Tuesday, February 06, 2007

Hill Sixty

I’ve known Hill Sixty for as long as I can remember. It’s a steep hill to one side of the Arena in Roundhay Park in Leeds. In this photograph, which I took in yesterday morning's winter sunshine, Hill Sixty is in the background with the Arena in front of it.

I’ve never been told why it is called that but there was fierce fighting at Ypres on a place called Hill Sixty in the First World War and I think it must have been named after that.

When I was a child, the whole hill had been cut into neat grassy steps which you could sit on with your picnic whilst watching the events in the Arena.

The most interesting annual event was Children’s Day – we used to go every year when I was small and there were parades, sports, competitions and maypole dancing. Children from all over the city took part.

Finally, when I was seven, it was my turn. I was picked for Gledhow Primary School Maypole Dancing Team! I was thrilled.

We practised for weeks, at lunchtimes and after school. Every primary school in Leeds had a team learning the same dances. You stood in a circle, each with a ribbon attached to the central maypole, and then, to various English folk tunes, danced under one ribbon, over the next until they made a pretty plait down the central pole. I can still remember the wonder of it.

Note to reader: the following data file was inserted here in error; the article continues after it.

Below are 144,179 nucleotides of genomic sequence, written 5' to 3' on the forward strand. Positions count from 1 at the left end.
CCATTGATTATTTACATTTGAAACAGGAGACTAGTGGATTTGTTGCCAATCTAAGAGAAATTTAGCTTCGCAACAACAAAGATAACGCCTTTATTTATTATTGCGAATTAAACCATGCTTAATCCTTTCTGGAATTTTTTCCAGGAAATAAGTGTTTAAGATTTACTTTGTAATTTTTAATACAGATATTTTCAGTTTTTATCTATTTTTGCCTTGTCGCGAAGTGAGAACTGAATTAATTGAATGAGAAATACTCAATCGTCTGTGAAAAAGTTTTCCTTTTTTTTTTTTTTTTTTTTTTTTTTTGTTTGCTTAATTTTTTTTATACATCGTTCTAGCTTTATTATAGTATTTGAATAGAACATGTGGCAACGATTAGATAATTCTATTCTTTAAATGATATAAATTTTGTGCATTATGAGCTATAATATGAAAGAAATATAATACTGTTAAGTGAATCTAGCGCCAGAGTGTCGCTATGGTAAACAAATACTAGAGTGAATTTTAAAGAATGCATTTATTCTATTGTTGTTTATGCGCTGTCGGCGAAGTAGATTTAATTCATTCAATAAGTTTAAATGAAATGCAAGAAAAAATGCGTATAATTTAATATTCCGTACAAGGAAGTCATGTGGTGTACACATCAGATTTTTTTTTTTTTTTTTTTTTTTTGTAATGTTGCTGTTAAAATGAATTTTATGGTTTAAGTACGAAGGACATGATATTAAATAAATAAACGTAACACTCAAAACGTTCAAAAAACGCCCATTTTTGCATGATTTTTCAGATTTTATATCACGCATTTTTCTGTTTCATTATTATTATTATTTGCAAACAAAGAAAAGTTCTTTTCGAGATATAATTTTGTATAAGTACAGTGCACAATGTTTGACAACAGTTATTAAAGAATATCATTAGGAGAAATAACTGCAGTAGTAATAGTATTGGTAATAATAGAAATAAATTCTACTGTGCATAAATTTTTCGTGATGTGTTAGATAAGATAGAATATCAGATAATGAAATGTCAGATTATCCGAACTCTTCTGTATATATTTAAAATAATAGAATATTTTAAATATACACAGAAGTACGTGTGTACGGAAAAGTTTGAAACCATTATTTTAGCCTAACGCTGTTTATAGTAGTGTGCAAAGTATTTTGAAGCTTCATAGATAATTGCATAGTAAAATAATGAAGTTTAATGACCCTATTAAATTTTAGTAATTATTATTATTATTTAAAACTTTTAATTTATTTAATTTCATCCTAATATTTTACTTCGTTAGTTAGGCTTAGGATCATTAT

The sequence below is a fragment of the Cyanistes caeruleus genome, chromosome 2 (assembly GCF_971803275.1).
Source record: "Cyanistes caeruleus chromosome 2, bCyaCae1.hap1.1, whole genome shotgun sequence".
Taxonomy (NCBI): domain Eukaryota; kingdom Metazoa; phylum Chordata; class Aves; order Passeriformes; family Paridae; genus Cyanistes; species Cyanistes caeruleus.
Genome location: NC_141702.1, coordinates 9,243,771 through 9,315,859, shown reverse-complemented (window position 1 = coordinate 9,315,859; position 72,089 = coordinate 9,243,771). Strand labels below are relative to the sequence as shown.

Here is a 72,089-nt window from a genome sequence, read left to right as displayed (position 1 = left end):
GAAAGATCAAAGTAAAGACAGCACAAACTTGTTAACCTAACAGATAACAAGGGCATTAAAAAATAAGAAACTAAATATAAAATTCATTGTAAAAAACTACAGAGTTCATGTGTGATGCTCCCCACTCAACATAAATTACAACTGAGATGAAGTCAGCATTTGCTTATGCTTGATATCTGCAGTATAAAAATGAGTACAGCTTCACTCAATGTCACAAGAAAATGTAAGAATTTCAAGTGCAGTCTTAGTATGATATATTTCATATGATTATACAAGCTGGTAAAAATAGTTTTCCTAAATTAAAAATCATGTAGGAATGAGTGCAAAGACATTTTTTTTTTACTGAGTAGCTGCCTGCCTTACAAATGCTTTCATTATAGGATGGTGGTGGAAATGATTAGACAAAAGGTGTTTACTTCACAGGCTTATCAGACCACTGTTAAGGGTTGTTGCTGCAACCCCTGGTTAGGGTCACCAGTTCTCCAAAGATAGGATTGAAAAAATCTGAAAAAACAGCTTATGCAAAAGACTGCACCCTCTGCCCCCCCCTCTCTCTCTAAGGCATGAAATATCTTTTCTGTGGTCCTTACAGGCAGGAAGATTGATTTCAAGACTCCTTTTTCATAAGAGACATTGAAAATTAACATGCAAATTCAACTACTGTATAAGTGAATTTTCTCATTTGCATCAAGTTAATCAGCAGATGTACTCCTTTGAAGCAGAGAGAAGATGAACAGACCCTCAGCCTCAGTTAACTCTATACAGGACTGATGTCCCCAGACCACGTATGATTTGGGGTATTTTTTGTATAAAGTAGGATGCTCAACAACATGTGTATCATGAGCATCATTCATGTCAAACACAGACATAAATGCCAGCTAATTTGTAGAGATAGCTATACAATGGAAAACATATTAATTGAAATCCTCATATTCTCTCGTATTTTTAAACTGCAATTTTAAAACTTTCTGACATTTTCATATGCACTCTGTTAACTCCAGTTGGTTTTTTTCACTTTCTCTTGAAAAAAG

Finally the great event drew near and we all had to buy white cotton dresses with sticky-out skirts – I loved mine and was so excited by the idea of wearing it and dancing in the Arena.

Then the great day dawned and with it came the rain. Not just drizzle, but bucketing, impossibly ferocious rain. I couldn’t believe it. Not on Children’s Day!

After a couple of hours came the incredible news that Children’s Day was cancelled. It felt like the end of the world. Leeds rang to the sound of children’s sobbing.

There never was another Children’s Day – the city had lost heart. And now, although the Arena is still used for concerts and other events, the grassy steps have nearly gone and Hill Sixty is just a row of bumps.


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